The Banking and Strategy Initiative

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A whiff of profits far away? | Banking Insight

Liquidity Lounge

Liquidity Lounge (Photo credit: relux.)

 Liquidity regulation already hurts

Lobbying over the new Liquidity rules got hard as the banks enter an Observation period prior to counting of the LCR as standard for compliance. According to the FT report catching us up on it, that ratio is up to 81% for US Banks, 100% or 30 days of liabilities available in funds being the end target. However, European Banks that  started earlier on repairing their Liquidity situation in 2009 itself are still suspect on their backing down on Short term wholesale funding for which both inter bank and shadow banking funding channels have since been closed but remain as gap from the next day visibility of funds is hardly likely to be sought by banks outside the known banking system per se in terms of Cash, short term (<1 year) and Government Treasuries

As we mentioned in our review in April 2012 the Liquidity situation is already much better at the big 4 , JP Morgan and Goldman Sachs keeping $300 B and $160 B on their books for the LCR count. The longer term counterpart of the NSFR is however likely fully rid of the inter bank / shadow banking wholesale funding dependencies. However, everyone would want the Basel standards to ease up for their LCR requirements for Higher quality liquid sources ( Cash, Bonds and Treasuries) while the current deep blue number brought out in the analyses at near $750 B in gap  seems unlikely to be entertained by the regulators on both sides of the pond for such an exercise even for other banks as the tentative recovery now has post crisis regulatory impact data available that speaks to the direct impact of the new regulations on the banks and the Economic core in Europe if not the US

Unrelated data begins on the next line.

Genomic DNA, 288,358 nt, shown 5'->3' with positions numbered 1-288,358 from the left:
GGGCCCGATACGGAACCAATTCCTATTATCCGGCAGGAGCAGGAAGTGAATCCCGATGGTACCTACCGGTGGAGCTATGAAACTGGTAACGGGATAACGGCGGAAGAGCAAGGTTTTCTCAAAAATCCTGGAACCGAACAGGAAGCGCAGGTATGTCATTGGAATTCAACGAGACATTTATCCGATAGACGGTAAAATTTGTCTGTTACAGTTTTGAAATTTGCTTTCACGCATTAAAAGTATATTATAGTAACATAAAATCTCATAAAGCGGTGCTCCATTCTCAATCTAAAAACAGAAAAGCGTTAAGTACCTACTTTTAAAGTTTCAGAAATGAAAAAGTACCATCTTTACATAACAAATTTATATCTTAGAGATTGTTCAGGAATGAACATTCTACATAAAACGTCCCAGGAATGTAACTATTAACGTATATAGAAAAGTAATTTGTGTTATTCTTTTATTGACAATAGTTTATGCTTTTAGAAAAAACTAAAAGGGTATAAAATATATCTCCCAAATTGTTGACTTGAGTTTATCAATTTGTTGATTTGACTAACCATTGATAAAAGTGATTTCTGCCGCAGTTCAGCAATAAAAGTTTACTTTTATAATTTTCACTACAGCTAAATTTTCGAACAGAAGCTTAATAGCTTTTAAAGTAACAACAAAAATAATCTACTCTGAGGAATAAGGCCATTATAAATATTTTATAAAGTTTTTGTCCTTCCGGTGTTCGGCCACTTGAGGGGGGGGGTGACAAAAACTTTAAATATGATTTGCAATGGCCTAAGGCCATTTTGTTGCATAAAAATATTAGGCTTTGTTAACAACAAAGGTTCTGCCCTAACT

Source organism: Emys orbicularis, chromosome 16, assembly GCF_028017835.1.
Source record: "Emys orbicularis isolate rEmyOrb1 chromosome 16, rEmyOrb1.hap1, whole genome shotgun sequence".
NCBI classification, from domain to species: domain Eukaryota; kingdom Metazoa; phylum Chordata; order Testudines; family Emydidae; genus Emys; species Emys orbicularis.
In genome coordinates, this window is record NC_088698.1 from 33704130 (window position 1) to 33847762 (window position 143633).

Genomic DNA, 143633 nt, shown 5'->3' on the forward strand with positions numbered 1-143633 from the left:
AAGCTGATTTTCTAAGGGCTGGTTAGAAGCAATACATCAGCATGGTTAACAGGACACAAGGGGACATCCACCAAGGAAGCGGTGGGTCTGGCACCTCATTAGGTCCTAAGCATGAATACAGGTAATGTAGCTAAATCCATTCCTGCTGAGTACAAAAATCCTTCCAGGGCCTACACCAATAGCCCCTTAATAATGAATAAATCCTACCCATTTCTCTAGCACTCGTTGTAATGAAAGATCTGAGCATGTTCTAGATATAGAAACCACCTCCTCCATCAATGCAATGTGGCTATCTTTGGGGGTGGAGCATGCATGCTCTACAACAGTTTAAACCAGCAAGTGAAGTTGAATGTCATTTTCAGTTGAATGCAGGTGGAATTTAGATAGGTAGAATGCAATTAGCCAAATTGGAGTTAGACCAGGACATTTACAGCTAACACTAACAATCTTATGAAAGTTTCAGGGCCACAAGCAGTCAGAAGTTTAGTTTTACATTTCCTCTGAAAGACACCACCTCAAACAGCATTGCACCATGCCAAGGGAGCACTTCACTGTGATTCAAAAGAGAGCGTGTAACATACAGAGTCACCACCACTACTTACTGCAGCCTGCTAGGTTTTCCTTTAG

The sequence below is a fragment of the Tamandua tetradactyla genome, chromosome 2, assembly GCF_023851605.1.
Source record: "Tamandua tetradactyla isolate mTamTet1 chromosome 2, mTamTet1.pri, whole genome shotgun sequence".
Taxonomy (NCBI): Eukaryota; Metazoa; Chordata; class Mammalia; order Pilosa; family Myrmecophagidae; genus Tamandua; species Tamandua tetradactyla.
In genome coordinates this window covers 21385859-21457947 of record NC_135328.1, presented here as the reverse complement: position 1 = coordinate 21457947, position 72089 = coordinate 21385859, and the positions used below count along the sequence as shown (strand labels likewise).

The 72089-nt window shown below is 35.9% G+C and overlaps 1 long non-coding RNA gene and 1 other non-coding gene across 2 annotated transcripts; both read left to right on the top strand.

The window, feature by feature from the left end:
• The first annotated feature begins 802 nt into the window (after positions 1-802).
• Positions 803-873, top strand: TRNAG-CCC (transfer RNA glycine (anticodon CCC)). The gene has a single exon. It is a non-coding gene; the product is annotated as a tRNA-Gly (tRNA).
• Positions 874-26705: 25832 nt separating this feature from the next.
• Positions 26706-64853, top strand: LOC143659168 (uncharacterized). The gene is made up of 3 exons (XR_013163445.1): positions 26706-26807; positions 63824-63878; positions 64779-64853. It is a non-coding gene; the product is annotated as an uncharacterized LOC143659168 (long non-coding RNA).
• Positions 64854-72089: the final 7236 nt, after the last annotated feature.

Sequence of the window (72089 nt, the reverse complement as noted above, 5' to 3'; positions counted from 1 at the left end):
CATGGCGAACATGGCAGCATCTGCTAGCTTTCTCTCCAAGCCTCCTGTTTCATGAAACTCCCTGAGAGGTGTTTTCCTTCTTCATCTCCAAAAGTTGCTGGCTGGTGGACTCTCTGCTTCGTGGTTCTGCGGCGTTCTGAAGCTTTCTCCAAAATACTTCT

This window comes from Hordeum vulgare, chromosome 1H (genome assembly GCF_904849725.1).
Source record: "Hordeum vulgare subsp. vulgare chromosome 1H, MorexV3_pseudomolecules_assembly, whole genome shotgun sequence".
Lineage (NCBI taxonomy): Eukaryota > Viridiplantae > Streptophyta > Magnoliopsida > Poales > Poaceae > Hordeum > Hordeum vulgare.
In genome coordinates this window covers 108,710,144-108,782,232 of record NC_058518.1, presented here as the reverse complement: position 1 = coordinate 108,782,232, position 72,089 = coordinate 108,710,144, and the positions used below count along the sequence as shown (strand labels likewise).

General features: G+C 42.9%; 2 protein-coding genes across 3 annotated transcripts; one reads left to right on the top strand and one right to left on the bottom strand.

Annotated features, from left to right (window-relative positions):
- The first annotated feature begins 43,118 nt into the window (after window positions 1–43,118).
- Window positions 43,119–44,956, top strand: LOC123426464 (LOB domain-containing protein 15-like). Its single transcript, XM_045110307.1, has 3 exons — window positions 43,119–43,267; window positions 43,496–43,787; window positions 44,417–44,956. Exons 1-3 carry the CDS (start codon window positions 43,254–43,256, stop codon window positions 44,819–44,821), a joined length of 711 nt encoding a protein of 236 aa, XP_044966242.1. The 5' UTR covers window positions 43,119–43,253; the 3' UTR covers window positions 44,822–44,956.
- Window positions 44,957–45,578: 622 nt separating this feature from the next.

Higher Capital Ratios and appropriate Liquidity Ratios for shorter and longer term ALM are much simpler for regulators in Asia as India in particular avoids much of the non collateral / non quality exposure that brings about the crisis to its head three years after primary regulation was put in place and the keeling ship straightened.

 Deutsche Bank gets down to post crisis cleaning

Deutsche Bank was one of more European Banks shutting down on late action on Non Performing portfolios (NPLs and writedowns) having crashed thru 2010 and 2011 over the deleveraging and losses from PIIGs holdings ( in its Postbank portfolio) Last week’;s ne winvestigations from the SEC had caught up with the bank on its valuation practices for the super senior portfolios ( read illiquid trades) In a detail previously missed, Deutsche had settled out of court with the employee/complainant Matt Simpson for $900k while SEC counsel Kuizami has been a Deutsche Bank employee and the SEC counsel employed with Deutsche Bank since 2001.

The bump in Larger non US equities portfolios may be around the corner

While the achievement of a more than 2.5% GDP growth rate in 2012 overall may already ensure that US equities will tick to the green more than the red, Asian equity portfolios weighted on China and even Japan may be in for the long awaited big plays in 2013 and bring much need relief to Intternational Equity Trading volumes building back to a better bank situation in H@ even on US trading desks as Europe also comes out of its shadows and Japan builds onthe good news from the finally falling Yen, giving it a longer lease on the growth paradignm and building blocks for the ramp up from china trade and the rise in Global Trade

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